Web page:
Find Users who Have Never Logged into Active Directory

Sometimes in the course of IT business users get created in your directory that never get used and are forgotten. Objects in your directory that aren’t receiving attention can be security risks especially if these accounts have elevated privileges.  One way to find user objects that have been created but were never used is to query your directory to find users who have never logged in. Find Users Who Have Never Logged into Active Directory Using PowerShell When you run the following script on your server, it will fetch users who have never logged in on a particular domain. With a little bit of effort, you could do this for multiple domains and/or export the results to a CSV, HTML file, or send it in an email. One important part of this method is to query using the “iscriticalsystemobject” attribute in Active Directory. Active Directory has critical user objects that exist but are never meant to login. It’s preferable to leave these results out of your query. As the name of the attribute suggests, these are critical and generally shouldn’t be edited. Method #1 import-module activedirectory Get-ADUser -LDAPFilter "(&(&(objectCategory=person)(objectClass=user)(!isCriticalSystemObject=TRUE))(|(lastLogon=0)(!(lastLogon=*))))" Method #2: import-module activedirectory get-aduser -Filter {-not (lastlogontimestamp -like "*") -and -not (iscriticalsystemobject -eq $true)} You might also want to use a service account (“-Credentials” on your PowerShell commands) to keep things more secure. There are several other methods that don’t require RSAT (and the “activedirectory” module) but these are the most convenient techniques to start. Web Active Directory’s PeopleAudit Web Active Directory’s PeopleAudit allows you to run a report like this on demand or delegate it safely for others in your organization to run via their web browser. Users can filter and sort the results on the fly, and with a single button press print the results or export to your clipboard, PDF, Excel, or CSV. Safely and securely specify the service account to use to perform the reporting tasks.  Customize the report results and filters without scripting or coding. You can also schedule these reports to be delivered to you or others in your organization via emails that you can configure.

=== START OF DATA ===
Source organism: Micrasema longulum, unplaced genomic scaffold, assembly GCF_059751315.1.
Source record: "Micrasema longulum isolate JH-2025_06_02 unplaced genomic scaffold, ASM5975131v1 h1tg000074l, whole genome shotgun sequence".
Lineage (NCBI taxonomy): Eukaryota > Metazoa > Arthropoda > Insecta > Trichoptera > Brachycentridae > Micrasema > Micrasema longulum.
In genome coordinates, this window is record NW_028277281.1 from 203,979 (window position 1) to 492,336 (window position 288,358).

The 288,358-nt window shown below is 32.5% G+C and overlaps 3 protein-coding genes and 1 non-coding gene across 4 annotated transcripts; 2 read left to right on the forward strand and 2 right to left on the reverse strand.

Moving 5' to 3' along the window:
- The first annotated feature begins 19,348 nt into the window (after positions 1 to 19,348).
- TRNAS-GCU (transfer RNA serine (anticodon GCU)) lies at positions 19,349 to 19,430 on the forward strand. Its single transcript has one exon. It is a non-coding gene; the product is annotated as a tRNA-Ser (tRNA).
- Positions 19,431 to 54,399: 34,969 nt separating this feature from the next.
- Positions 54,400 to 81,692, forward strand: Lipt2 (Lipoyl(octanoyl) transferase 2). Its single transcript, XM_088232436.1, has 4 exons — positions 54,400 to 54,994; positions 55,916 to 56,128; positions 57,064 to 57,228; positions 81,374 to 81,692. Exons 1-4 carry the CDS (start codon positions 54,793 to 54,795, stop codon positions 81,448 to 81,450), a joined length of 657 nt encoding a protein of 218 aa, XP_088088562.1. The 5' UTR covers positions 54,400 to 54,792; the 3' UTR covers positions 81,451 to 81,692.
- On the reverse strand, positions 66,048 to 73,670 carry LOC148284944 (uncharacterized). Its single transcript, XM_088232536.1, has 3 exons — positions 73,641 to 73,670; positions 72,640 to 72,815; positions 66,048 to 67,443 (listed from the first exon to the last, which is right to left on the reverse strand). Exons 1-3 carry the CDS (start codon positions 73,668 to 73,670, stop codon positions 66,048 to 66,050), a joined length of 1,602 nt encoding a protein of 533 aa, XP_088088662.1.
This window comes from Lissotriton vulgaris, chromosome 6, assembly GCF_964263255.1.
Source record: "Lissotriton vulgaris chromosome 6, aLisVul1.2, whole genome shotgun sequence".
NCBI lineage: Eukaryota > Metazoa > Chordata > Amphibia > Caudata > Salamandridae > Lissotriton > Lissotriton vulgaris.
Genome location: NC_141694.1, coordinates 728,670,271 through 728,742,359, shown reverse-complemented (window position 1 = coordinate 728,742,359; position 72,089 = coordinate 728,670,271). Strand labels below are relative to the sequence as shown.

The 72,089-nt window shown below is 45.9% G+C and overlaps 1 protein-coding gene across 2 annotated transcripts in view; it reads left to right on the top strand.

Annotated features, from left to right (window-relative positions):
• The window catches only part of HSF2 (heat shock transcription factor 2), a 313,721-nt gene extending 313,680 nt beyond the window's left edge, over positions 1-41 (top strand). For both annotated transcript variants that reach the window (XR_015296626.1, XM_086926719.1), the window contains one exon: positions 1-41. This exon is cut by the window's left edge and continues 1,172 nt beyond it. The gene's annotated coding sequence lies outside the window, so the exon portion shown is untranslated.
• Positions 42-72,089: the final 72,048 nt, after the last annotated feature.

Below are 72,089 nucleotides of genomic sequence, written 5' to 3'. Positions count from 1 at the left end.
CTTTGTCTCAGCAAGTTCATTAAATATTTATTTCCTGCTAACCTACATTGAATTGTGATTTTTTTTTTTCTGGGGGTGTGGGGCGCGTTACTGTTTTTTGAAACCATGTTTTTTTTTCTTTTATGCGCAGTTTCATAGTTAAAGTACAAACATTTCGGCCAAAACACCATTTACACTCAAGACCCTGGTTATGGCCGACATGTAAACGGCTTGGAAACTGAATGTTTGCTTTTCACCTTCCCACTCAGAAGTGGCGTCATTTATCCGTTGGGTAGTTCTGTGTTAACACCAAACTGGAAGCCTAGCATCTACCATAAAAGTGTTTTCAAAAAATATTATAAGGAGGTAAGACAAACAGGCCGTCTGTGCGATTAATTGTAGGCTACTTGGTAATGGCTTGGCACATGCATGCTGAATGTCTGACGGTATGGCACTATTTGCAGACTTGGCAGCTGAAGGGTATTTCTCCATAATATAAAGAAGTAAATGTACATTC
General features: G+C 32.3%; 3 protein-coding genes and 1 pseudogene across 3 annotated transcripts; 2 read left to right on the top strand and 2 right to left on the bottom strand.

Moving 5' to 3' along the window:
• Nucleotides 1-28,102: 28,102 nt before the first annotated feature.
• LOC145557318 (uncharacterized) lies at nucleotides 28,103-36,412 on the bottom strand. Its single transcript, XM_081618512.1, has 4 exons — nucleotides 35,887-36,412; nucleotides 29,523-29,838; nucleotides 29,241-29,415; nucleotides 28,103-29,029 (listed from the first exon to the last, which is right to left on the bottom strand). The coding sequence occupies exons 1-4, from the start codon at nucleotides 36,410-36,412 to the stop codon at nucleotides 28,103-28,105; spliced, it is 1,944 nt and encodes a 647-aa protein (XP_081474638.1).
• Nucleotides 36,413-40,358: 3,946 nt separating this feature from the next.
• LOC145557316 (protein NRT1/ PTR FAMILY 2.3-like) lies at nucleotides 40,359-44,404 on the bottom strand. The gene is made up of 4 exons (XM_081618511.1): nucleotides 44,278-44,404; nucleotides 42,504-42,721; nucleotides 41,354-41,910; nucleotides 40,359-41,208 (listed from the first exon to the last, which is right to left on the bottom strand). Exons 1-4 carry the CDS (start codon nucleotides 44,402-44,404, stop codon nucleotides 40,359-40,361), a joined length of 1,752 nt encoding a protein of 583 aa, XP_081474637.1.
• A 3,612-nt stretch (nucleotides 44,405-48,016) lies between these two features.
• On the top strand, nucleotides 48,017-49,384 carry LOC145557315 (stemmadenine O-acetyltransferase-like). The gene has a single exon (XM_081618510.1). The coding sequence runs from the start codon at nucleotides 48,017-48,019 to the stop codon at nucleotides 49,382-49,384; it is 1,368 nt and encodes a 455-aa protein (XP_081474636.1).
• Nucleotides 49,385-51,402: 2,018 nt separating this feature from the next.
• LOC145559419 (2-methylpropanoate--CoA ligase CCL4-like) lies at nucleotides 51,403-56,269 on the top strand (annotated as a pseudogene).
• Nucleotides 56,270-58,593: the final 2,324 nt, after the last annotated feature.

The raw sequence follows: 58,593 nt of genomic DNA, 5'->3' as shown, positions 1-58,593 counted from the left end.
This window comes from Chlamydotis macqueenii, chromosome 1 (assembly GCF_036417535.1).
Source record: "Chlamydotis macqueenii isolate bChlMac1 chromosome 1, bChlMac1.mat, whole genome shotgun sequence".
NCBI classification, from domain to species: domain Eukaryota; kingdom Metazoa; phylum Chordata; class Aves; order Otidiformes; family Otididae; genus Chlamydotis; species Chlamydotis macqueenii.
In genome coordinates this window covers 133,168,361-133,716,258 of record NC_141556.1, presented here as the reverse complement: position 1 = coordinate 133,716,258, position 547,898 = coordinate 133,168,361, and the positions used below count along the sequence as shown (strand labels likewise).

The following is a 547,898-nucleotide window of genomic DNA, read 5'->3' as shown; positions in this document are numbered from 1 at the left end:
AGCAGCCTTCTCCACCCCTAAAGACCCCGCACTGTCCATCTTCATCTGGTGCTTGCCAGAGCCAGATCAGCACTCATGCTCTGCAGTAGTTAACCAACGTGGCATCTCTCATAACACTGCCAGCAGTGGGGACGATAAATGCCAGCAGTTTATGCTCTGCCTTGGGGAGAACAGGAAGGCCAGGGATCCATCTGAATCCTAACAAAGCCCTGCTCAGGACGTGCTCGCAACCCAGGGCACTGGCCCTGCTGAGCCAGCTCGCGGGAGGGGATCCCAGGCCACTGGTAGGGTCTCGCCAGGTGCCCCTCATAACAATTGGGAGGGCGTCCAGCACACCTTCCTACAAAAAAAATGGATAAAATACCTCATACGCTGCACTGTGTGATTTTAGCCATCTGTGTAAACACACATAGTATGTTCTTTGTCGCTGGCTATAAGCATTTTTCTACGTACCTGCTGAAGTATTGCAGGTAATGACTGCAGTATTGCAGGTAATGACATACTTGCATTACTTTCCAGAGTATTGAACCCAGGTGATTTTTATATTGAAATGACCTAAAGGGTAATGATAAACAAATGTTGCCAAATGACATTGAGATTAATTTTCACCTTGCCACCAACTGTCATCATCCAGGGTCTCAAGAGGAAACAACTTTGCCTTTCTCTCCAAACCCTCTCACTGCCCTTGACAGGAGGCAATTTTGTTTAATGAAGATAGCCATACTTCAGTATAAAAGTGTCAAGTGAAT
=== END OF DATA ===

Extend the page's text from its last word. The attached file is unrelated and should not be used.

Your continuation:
Active Directory Clean Up Inactive Groups

Removing or archiving inactive groups in Active Directory is essential.   Cleaning up inactive groups in Active Directory keeps your directory clean and organized and also can keep you safe.  It’s possible these orphaned groups can themselves be members of more critical groups.  It’s important that you don’t remove every group in Active Directory that doesn’t have a member.  Some groups without members are critical system groups.  You don’t want that in your reports or your clean-up script.  Keeping an orderly directory is part of creating a secure environment.  An Active Directory Clean Up Inactive Groups script is possible to write in PowerShell but has never been easier with Web Active Directory’s PeopleAudit. Active Directory Clean Up Inactive Groups in PowerShell When you run the following script on the server, it will only fetch inactive users. You can uncomment the line “Remove-AdGroup” to remove them. You could also move them to a special place you’ve reserved to archive them. import-module activedirectory Get-Adgroup -Filter * -Properties members, isCriticalSystemObject | where-object { ($_.members.count -eq 0 -AND !($_.IsCriticalSystemObject) -AND $_.DistinguishedName -notMatch 'Exchange Security' -AND ` $_.DistinguishedName -notMatch 'Dns') } | ForEach-Object { # Remove-ADGroup -Credential $BindUserCredentials -confirm:$false -identity $_.distinguishedname Get-ADGroup -identity $_.distinguishedname } You’ll want to use something like Microsoft’s task scheduler to run this script unattended. You would also want to use a service account and use “-Credentials” on your PowerShell commands to keep things more secure.  It’s a good idea also to send notification emails when users have been archived or removed to create a log and history if running unattended. Web Active Directory’s PeopleAudit Web Active Directory’s PeopleAudit allows you to do run and/or schedule these jobs without writing PowerShell. Safely and securely specify the service account to use to perform tasks. Configure notifications and logging to keep you aware of what’s going on. Easily specify and configure what constitutes an inactive group. Customize and delegate out-of-the-box working web-based reports that can also be run and emailed automatically to user’s you choose.